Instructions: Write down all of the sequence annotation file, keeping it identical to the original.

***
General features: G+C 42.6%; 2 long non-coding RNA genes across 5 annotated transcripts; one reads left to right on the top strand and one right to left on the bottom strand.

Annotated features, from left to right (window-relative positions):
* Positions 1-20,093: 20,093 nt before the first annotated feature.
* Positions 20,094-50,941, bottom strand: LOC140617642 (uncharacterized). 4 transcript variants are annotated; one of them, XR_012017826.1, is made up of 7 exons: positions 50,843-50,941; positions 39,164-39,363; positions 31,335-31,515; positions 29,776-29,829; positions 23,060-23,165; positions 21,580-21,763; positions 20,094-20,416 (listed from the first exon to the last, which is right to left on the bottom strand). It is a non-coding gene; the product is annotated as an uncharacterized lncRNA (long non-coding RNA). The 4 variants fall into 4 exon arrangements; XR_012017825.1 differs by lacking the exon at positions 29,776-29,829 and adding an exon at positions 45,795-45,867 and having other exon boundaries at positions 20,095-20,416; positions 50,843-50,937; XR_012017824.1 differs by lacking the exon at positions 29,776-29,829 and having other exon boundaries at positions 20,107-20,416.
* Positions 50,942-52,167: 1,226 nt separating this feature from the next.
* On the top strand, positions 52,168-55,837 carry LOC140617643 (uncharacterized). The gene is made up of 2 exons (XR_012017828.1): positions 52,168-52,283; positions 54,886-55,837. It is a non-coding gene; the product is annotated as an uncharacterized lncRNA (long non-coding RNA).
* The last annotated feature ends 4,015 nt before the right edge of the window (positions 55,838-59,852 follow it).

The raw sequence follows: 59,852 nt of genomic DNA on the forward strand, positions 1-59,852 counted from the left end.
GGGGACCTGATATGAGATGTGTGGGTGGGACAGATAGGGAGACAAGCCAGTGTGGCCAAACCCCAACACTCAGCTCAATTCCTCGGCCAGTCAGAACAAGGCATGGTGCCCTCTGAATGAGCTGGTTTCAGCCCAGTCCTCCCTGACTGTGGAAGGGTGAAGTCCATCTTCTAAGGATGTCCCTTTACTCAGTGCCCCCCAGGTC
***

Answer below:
General features: G+C 42.6%; 2 long non-coding RNA genes across 5 annotated transcripts; one reads left to right on the top strand and one right to left on the bottom strand.

Annotated features, from left to right (window-relative positions):
* Positions 1-20,093: 20,093 nt before the first annotated feature.
* Positions 20,094-50,941, bottom strand: LOC140617642 (uncharacterized). 4 transcript variants are annotated; one of them, XR_012017826.1, is made up of 7 exons: positions 50,843-50,941; positions 39,164-39,363; positions 31,335-31,515; positions 29,776-29,829; positions 23,060-23,165; positions 21,580-21,763; positions 20,094-20,416 (listed from the first exon to the last, which is right to left on the bottom strand). It is a non-coding gene; the product is annotated as an uncharacterized lncRNA (long non-coding RNA). The 4 variants fall into 4 exon arrangements; XR_012017825.1 differs by lacking the exon at positions 29,776-29,829 and adding an exon at positions 45,795-45,867 and having other exon boundaries at positions 20,095-20,416; positions 50,843-50,937; XR_012017824.1 differs by lacking the exon at positions 29,776-29,829 and having other exon boundaries at positions 20,107-20,416.
* Positions 50,942-52,167: 1,226 nt separating this feature from the next.
* On the top strand, positions 52,168-55,837 carry LOC140617643 (uncharacterized). The gene is made up of 2 exons (XR_012017828.1): positions 52,168-52,283; positions 54,886-55,837. It is a non-coding gene; the product is annotated as an uncharacterized lncRNA (long non-coding RNA).
* The last annotated feature ends 4,015 nt before the right edge of the window (positions 55,838-59,852 follow it).

The raw sequence follows: 59,852 nt of genomic DNA on the forward strand, positions 1-59,852 counted from the left end.
GGGGACCTGATATGAGATGTGTGGGTGGGACAGATAGGGAGACAAGCCAGTGTGGCCAAACCCCAACACTCAGCTCAATTCCTCGGCCAGTCAGAACAAGGCATGGTGCCCTCTGAATGAGCTGGTTTCAGCCCAGTCCTCCCTGACTGTGGAAGGGTGAAGTCCATCTTCTAAGGATGTCCCTTTACTCAGTGCCCCCCAGGTC